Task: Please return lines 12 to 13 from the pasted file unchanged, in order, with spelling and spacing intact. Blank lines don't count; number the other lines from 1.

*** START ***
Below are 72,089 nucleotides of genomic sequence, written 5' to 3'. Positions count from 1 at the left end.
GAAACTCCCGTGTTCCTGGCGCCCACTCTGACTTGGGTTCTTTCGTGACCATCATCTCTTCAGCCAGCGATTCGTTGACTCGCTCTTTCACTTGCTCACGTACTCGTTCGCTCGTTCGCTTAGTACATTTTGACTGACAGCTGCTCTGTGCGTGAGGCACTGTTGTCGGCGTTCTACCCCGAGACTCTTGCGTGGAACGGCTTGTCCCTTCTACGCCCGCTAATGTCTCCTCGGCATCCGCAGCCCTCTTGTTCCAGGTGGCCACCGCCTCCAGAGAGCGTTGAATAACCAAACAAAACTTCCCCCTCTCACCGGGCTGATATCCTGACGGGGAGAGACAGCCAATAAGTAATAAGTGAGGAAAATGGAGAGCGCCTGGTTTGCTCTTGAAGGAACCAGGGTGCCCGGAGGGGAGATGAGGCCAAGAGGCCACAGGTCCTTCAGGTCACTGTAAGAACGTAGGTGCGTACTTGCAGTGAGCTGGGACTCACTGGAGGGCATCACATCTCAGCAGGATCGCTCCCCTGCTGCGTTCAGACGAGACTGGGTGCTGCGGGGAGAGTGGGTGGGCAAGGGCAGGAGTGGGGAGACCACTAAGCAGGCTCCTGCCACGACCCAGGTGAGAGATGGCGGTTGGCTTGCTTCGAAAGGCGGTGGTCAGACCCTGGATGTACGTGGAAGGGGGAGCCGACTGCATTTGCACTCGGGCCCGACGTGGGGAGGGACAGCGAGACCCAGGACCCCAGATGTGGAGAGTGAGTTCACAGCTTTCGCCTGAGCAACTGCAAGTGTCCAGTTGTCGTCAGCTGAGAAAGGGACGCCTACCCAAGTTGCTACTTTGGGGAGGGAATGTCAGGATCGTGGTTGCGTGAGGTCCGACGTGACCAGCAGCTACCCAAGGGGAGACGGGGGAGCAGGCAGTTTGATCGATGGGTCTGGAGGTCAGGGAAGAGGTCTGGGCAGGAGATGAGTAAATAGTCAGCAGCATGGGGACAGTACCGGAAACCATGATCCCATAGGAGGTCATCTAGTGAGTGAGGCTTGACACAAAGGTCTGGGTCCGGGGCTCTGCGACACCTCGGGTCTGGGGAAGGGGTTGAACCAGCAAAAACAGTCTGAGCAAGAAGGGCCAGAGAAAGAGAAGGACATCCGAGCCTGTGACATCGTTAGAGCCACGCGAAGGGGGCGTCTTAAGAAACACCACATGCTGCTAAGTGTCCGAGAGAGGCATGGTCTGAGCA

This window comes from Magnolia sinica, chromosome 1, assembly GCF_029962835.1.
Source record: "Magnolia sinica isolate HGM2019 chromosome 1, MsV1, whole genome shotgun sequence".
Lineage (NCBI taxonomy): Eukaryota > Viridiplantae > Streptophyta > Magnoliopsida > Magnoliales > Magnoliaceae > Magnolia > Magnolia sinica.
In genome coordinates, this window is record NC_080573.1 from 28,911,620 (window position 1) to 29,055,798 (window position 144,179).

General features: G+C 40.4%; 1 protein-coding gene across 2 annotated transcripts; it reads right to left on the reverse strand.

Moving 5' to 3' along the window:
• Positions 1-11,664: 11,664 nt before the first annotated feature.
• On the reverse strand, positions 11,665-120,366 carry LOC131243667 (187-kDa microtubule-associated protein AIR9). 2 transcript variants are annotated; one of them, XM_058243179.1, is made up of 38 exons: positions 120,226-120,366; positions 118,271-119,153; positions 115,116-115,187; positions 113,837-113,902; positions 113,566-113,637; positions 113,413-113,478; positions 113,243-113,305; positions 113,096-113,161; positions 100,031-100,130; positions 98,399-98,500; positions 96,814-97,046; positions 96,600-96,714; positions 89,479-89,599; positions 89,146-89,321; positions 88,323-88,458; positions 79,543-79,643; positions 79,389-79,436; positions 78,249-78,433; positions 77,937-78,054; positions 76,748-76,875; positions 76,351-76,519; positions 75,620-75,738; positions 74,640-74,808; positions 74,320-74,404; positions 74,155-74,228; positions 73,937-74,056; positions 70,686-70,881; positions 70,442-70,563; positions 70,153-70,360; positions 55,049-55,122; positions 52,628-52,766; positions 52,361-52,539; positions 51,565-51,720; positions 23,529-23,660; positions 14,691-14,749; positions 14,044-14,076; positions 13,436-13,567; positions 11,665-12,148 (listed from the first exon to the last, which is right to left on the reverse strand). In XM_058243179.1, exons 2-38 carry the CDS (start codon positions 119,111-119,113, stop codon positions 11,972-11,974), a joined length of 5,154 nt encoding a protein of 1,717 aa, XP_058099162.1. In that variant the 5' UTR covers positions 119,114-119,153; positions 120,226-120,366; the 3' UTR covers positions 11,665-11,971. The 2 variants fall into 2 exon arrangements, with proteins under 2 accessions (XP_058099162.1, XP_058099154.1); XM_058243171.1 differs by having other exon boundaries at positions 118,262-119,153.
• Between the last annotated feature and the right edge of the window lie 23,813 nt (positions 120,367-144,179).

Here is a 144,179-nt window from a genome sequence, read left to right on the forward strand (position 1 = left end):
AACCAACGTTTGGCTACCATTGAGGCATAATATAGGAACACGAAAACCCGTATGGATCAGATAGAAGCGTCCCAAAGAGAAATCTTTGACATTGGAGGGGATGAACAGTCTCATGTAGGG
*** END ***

Here is a 144,179-nt window from a genome sequence, read left to right on the forward strand (position 1 = left end):
AACCAACGTTTGGCTACCATTGAGGCATAATATAGGAACACGAAAACCCGTATGGATCAGATAGAAGCGTCCCAAAGAGAAATCTTTGACATTGGAGGGGATGAACAGTCTCATGTAGGG